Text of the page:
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Hotel Splendidby Marie Redonnet and Jordan Stump
Synopses & Reviews
Hôtel Splendid recounts the daily lives of three sisters who live in a decrepit hotel on the edge of the swamp. The narrator, the youngest of the sisters, struggles to preserve the hotel in the face of insurmountable dilemmas: the decay of the building, the indifference and illness of her sisters, the remorseless expansion of the swamp. Confronted with dissolution and death, she displays a tireless persistence that is nearly as mysterious as it is moving.
"In these three slim, yet amazingly potent, novels, French author Redonnet...creates a triptych joined by theme, symbol, voice, style, and temperament....Like traveling a very long, very dark tunnel into a blinding bright beautiful light." Kirkus Reviews
"Jordan Stump's excellent translation successfully captures the haunting, impressionistic nature of Redonnet's prose....Strangely moving in its simplicity, her work is to be highly recommended to all those who appreciate the soothing effects of fairy tales and legends." Review of Contemporary Fiction
"Redonnet makes skillful use of...broadly metaphoric possibilities. It is the kind of novel Edward Gorey could love and, sometimes, reading Redonnet's telegraphic prose, one it seems he might even have written." Publishers Weekly
These three short novels are the first works to appear in English by a remarkable contemporary French author, Marie Redonnet. Born in Paris in 1947, Redonnet taught for a number of years in a suburban lycée before deciding to pursue a writing career full time. Since her volume of poetry Le Mort & Cie appeared in 1985, she has published four novels, a novella, numerous short stories, and three dramatic works.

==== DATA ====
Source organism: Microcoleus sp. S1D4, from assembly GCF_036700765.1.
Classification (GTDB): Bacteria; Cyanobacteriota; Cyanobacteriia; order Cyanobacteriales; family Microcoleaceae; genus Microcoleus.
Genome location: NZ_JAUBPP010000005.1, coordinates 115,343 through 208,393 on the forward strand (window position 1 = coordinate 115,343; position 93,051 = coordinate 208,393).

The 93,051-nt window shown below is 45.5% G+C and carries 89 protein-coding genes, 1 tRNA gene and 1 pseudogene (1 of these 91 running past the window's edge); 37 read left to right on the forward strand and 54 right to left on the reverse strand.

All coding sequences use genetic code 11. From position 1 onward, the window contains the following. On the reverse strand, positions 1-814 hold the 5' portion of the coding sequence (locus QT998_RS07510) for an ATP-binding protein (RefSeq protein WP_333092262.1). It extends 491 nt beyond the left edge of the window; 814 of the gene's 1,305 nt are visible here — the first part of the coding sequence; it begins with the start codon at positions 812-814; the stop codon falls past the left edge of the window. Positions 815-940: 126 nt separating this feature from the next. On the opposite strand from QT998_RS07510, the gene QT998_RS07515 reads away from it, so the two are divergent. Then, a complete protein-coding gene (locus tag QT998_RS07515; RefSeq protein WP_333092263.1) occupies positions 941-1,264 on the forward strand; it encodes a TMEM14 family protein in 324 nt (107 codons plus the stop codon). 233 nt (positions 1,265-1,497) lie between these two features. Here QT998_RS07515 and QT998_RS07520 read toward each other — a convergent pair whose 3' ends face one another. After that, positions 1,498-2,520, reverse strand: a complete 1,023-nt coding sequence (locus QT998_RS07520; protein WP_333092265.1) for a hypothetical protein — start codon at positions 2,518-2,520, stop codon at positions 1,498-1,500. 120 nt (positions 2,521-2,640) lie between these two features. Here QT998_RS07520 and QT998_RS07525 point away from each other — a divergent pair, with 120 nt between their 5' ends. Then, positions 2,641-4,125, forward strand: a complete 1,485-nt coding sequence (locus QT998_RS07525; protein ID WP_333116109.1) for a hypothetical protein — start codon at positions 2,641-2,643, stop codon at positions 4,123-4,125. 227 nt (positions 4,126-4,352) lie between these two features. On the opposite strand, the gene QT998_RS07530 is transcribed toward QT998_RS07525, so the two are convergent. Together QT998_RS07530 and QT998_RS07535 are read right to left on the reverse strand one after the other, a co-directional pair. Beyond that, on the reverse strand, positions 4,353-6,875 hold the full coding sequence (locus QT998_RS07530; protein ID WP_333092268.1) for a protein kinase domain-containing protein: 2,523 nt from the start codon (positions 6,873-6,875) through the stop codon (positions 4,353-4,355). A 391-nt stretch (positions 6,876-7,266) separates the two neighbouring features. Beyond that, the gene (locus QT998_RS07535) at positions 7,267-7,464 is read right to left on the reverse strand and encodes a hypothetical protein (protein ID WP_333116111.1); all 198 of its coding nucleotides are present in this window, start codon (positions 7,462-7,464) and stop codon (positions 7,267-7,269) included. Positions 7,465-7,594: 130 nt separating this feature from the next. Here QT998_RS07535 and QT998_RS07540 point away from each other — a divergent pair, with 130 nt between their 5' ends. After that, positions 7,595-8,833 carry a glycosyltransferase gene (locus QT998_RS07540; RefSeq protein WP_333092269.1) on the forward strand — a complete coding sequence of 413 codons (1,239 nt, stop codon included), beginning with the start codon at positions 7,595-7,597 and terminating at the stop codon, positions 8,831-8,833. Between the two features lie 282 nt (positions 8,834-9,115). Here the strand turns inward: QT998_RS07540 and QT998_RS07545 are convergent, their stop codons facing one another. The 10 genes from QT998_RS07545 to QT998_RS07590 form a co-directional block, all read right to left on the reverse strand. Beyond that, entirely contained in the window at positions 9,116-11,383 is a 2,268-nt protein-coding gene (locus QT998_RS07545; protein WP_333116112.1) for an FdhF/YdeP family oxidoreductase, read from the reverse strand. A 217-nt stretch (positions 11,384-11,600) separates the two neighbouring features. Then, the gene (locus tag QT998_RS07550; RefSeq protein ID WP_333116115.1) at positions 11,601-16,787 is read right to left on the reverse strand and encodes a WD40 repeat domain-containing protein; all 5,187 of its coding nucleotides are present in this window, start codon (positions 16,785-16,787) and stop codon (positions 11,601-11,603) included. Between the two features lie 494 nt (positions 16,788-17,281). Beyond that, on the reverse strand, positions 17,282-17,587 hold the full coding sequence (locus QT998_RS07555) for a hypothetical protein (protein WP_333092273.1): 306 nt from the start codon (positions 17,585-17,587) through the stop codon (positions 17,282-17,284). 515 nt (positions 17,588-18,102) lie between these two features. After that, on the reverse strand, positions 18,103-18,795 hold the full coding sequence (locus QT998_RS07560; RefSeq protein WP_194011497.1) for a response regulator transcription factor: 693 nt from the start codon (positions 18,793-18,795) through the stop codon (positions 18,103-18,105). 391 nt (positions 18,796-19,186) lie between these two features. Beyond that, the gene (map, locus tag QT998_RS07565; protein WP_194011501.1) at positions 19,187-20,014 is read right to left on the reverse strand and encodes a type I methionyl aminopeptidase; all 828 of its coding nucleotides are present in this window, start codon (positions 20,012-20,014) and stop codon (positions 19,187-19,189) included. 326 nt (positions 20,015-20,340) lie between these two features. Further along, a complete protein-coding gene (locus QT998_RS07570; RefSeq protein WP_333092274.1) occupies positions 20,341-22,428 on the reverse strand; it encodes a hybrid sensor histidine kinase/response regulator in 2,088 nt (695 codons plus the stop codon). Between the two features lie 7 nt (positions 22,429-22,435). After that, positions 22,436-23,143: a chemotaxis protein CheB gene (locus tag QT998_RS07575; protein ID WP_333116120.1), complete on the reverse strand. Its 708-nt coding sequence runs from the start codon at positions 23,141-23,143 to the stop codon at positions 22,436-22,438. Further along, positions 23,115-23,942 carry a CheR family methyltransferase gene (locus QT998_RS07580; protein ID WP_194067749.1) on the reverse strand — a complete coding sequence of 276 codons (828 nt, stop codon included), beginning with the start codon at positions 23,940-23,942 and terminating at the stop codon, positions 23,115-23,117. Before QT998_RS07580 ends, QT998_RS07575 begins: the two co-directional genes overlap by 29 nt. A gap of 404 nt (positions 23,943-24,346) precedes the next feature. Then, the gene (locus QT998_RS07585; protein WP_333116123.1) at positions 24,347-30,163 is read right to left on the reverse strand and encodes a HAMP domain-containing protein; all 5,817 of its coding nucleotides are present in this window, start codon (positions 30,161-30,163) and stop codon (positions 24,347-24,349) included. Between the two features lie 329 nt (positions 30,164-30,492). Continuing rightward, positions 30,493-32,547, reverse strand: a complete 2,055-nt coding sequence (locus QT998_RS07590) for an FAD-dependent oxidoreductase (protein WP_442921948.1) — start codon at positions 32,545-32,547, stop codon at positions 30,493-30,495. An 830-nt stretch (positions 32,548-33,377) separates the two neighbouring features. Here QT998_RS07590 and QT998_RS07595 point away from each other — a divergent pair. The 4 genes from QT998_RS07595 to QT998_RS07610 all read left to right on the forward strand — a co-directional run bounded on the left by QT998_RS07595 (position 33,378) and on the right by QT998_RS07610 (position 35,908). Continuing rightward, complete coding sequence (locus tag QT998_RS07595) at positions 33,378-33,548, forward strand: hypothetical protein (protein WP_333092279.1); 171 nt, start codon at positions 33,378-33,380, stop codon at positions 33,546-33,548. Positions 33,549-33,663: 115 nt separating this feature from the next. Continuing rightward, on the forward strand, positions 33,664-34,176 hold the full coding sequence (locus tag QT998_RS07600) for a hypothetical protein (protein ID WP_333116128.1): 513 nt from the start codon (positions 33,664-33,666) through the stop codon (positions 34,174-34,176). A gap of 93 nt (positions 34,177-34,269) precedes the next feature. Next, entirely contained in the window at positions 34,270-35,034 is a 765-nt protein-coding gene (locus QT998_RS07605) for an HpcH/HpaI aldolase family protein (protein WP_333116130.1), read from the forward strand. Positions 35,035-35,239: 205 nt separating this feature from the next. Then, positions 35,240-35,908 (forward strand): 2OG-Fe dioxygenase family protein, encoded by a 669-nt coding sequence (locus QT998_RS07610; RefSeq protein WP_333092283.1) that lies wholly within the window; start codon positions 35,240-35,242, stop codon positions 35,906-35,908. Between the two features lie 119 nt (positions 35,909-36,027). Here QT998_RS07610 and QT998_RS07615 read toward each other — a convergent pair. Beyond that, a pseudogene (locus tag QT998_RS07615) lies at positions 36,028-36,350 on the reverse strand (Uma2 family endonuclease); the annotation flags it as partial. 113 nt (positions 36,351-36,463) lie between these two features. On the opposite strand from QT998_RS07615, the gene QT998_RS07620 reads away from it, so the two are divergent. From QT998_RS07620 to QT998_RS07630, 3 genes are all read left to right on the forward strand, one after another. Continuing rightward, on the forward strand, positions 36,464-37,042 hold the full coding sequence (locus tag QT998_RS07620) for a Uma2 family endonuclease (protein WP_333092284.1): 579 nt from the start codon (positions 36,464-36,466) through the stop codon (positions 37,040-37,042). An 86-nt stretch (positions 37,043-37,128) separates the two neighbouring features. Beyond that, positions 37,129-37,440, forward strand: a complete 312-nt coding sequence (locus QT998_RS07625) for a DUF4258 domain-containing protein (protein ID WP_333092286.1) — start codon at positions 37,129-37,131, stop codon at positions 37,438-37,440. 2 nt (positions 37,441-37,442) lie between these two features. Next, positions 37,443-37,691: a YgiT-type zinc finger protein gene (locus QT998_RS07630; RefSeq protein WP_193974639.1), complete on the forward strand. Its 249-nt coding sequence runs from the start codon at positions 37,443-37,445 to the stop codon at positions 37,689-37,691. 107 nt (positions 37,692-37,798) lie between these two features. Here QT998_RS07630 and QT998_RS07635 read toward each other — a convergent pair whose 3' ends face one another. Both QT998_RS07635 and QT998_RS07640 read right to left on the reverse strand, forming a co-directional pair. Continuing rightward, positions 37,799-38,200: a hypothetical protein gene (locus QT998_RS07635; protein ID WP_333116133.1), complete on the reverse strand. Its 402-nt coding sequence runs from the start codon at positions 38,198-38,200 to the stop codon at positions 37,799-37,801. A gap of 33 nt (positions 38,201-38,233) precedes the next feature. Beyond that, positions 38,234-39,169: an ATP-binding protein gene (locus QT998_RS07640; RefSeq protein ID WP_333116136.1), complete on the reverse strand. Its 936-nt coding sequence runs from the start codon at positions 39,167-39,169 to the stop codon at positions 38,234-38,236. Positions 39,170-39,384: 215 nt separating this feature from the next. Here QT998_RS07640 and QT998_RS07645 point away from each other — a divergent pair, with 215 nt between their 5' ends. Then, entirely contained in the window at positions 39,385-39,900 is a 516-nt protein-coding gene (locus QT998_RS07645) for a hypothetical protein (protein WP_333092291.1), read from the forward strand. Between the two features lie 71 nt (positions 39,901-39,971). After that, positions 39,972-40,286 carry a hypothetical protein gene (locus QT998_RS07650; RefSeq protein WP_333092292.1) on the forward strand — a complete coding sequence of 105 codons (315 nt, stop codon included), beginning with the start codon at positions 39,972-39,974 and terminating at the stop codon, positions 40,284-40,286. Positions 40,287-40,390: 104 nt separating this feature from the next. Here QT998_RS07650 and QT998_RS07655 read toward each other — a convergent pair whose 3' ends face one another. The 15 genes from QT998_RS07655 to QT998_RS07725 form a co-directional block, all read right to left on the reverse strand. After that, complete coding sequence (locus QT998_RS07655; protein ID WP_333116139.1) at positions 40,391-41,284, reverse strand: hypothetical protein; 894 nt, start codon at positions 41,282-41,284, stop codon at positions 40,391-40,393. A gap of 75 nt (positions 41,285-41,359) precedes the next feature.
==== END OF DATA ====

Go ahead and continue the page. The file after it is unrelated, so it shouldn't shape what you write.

In translator Jordan Stump's words, these three novels, "unmistakably fit together, although they have neither characters nor setting in common. Redonnet sees the three novels as a triptych: each panel stands alone, and yet all coalesce to form a whole." Each is narrated by a different woman. Hôtel Splendid recounts the daily life of three sisters who live in a decrepit hotel on the edge of a swamp; Forever Valley is about a sixteen-year-old girl who works in a dance-hall and looks for the dead; Rose Mellie Rose is the story of another adolescent girl who assembles a photographic and written record of her life in the dying town of Ôat.
Redonnet's novels have been compared to those of Annie Ernaux, Alain Robbe-Grillet, and Samuel Beckett. She has since acknowledged the crucial influence which Beckett's work has had upon her literary work. And yet she is also notably different from the great master of modern literature. "Where Beckett's characters slide almost inevitably toward extinction, resignation, and silence," Stump points out, "Redonnet's display a force for life and creation that borders on the triumphant. . . . [They] retain even in the darkest situations a remarkable persistence, openness, and above all hope, a hope that may well be, however unspectacularly, repaid in the end."
About the Author
Jordan Stump is an assistant professor of French at the University of Nebraska-Lincoln.
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